To reinforce what you’ve taken in, the therapist may also:
- provide audio or video recordings to use at home
- recommend apps you can use on your own
- teach you the basics of self-hypnosis
A 2019 research review suggested that self-hypnosis to quit smoking is associated with a 6-month abstinence rate of
Prices vary according to individual practitioners and locations.
According to the American Association of Professional Hypnotherapists, smoking cessation sessions average between $75 and $125 per session. Some may be higher than that.
Not all health insurance policies cover hypnotherapy. Some may cover part of the cost when you use a qualified professional.
Be sure to check your policy or contact your insurance company before making an appointment so you’re not caught off guard.
If you’re concerned about the cost, it’s worth having this discussion early on. Ask for information about self-hypnosis and other tools you can use on your own.
If you’re interested in hypnotherapy to quit smoking, here are a few ways to start your search for a practitioner:
- ask your doctor
- ask people you know for referrals
- check with your health insurance company
- contact local mental health and human service agencies
- contact professional associations of mental health professionals and hypnotherapists
You can also search these databases:
- American Hypnosis Association
- American Society of Clinical Hypnosis
- National Board for Certified Clinical Hypnotherapists
Arrange to speak with the hypnotherapist before committing to an appointment.
Since hypnosis involves relaxing and entering a meditative state, it’s important to feel comfortable with the hypnotherapist you work with and find their voice soothing.
Things to discuss in advance:
- training and qualifications
- experience in helping people quit smoking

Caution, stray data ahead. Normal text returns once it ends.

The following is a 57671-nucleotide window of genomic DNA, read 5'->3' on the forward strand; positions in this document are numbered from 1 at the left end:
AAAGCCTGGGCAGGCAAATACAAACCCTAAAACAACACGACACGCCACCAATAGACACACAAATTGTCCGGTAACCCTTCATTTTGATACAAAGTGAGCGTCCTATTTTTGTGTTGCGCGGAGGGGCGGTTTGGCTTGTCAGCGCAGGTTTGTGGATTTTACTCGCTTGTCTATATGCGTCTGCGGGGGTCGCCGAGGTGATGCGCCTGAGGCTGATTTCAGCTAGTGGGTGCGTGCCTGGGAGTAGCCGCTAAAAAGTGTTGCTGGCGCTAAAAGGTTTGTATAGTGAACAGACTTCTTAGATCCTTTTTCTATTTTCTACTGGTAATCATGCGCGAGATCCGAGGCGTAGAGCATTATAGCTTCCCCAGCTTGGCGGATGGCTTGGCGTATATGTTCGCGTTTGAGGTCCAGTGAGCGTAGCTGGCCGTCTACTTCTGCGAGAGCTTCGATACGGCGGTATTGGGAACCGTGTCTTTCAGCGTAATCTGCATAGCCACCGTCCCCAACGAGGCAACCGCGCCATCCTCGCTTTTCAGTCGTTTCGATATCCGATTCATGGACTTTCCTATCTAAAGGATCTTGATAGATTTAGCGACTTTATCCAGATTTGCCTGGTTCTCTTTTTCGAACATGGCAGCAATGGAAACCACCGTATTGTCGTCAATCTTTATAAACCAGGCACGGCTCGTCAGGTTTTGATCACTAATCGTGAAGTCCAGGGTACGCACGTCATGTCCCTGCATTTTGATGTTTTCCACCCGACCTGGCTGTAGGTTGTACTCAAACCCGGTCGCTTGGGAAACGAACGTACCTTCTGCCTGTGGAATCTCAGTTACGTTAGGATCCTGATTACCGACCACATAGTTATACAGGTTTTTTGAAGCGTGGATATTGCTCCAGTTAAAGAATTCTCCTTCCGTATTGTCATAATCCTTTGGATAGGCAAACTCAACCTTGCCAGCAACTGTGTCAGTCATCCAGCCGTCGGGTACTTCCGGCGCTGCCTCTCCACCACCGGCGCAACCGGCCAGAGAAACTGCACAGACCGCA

- whether they will provide resources for you to use on your own
Some hypnotists may want you to commit to a set number of sessions. You should probably avoid paying for a complete package until you’ve had a chance to experience a session.
There’s not a lot of scientific evidence on the effectiveness of hypnosis apps to quit smoking. Hypnosis itself is hard to study, so much of what we hear is anecdotal.
On the other hand, there’s a growing number of quit-smoking apps and a fair amount use self-hypnosis as a tool. You can give these apps a try on your own or as a complement to hypnotherapy.
The other approach to quit-smoking apps is acceptance and commitment therapy (ACT). This is a mindful approach in which you acknowledge triggers and change how you respond to them.
The odds of quitting smoking were 1.49 times higher in the ACT app group.
People quit smoking in many ways and there’s no one-size-fits-all approach. It may take several attempts to find out what works for you. Some of these methods are:
- cognitive behavioral therapy (CBT)
- nicotine patches, gum, and lozenges
- non-nicotine prescription medication, such as varenicline
- complementary therapies like acupuncture or meditation
- cold turkey or gradual withdrawal
You can also:
- Call 1-800-QUIT-NOW. A confidential
Quitline(1-800-784-8669) to connect with a trained quit-smoking coach.
- Call 877-44U-QUIT. Speak with smoking cessation counselors through the National Cancer Institute’s Quitline.
- Text QUIT to 47848. Sign up for SmokefreeTXT to receive targeted daily tips and tools.
Hypnosis is a therapeutic tool used for a variety of problems, including quitting smoking.
If you plan on trying hypnosis to quit smoking, be sure to look for qualified practitioners with experience in smoking cessation.
To have any chance of working, you need to be open to hypnosis and comfortable with your hypnotherapist.
Although there’s not a lot of evidence as to its effectiveness, there is little risk in using it to back up your total smoking cessation plan.